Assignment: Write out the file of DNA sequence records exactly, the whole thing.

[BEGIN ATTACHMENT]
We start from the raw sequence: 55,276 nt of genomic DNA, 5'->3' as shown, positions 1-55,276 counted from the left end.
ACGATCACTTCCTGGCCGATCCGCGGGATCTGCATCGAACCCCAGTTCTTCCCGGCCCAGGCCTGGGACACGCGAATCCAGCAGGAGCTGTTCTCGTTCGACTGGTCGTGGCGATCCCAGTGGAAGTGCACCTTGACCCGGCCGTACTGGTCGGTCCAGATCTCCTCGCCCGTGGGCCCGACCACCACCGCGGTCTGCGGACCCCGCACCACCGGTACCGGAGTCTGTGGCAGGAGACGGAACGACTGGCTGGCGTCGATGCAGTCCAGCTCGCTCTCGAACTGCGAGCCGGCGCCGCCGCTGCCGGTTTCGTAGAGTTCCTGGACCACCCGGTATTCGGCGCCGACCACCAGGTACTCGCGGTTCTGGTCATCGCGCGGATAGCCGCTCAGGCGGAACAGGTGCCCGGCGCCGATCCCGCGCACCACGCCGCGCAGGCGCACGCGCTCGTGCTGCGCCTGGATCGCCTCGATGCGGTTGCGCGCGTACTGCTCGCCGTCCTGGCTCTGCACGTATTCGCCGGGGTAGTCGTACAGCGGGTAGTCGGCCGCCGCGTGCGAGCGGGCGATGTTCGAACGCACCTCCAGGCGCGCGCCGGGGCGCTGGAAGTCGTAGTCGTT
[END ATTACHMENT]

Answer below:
We start from the raw sequence: 55,276 nt of genomic DNA, 5'->3' as shown, positions 1-55,276 counted from the left end.
ACGATCACTTCCTGGCCGATCCGCGGGATCTGCATCGAACCCCAGTTCTTCCCGGCCCAGGCCTGGGACACGCGAATCCAGCAGGAGCTGTTCTCGTTCGACTGGTCGTGGCGATCCCAGTGGAAGTGCACCTTGACCCGGCCGTACTGGTCGGTCCAGATCTCCTCGCCCGTGGGCCCGACCACCACCGCGGTCTGCGGACCCCGCACCACCGGTACCGGAGTCTGTGGCAGGAGACGGAACGACTGGCTGGCGTCGATGCAGTCCAGCTCGCTCTCGAACTGCGAGCCGGCGCCGCCGCTGCCGGTTTCGTAGAGTTCCTGGACCACCCGGTATTCGGCGCCGACCACCAGGTACTCGCGGTTCTGGTCATCGCGCGGATAGCCGCTCAGGCGGAACAGGTGCCCGGCGCCGATCCCGCGCACCACGCCGCGCAGGCGCACGCGCTCGTGCTGCGCCTGGATCGCCTCGATGCGGTTGCGCGCGTACTGCTCGCCGTCCTGGCTCTGCACGTATTCGCCGGGGTAGTCGTACAGCGGGTAGTCGGCCGCCGCGTGCGAGCGGGCGATGTTCGAACGCACCTCCAGGCGCGCGCCGGGGCGCTGGAAGTCGTAGTCGTT